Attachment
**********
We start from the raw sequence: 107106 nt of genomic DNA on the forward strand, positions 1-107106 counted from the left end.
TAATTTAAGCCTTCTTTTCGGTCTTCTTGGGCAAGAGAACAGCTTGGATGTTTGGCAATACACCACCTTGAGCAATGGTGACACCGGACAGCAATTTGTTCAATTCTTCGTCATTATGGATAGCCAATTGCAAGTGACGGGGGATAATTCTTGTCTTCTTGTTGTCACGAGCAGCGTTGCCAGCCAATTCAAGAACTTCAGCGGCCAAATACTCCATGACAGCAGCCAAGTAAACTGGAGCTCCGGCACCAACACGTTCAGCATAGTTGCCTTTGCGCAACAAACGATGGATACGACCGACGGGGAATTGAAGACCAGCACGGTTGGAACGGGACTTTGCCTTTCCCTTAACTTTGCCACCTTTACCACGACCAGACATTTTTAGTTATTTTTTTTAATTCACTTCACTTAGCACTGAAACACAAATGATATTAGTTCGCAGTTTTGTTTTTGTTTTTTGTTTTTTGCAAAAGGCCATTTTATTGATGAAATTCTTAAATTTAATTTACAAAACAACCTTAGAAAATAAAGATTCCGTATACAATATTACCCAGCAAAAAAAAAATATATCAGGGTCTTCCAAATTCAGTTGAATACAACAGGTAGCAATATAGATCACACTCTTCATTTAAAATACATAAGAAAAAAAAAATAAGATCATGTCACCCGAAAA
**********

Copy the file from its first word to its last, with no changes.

We start from the raw sequence: 107106 nt of genomic DNA on the forward strand, positions 1-107106 counted from the left end.
TAATTTAAGCCTTCTTTTCGGTCTTCTTGGGCAAGAGAACAGCTTGGATGTTTGGCAATACACCACCTTGAGCAATGGTGACACCGGACAGCAATTTGTTCAATTCTTCGTCATTATGGATAGCCAATTGCAAGTGACGGGGGATAATTCTTGTCTTCTTGTTGTCACGAGCAGCGTTGCCAGCCAATTCAAGAACTTCAGCGGCCAAATACTCCATGACAGCAGCCAAGTAAACTGGAGCTCCGGCACCAACACGTTCAGCATAGTTGCCTTTGCGCAACAAACGATGGATACGACCGACGGGGAATTGAAGACCAGCACGGTTGGAACGGGACTTTGCCTTTCCCTTAACTTTGCCACCTTTACCACGACCAGACATTTTTAGTTATTTTTTTTAATTCACTTCACTTAGCACTGAAACACAAATGATATTAGTTCGCAGTTTTGTTTTTGTTTTTTGTTTTTTGCAAAAGGCCATTTTATTGATGAAATTCTTAAATTTAATTTACAAAACAACCTTAGAAAATAAAGATTCCGTATACAATATTACCCAGCAAAAAAAAAATATATCAGGGTCTTCCAAATTCAGTTGAATACAACAGGTAGCAATATAGATCACACTCTTCATTTAAAATACATAAGAAAAAAAAAATAAGATCATGTCACCCGAAAA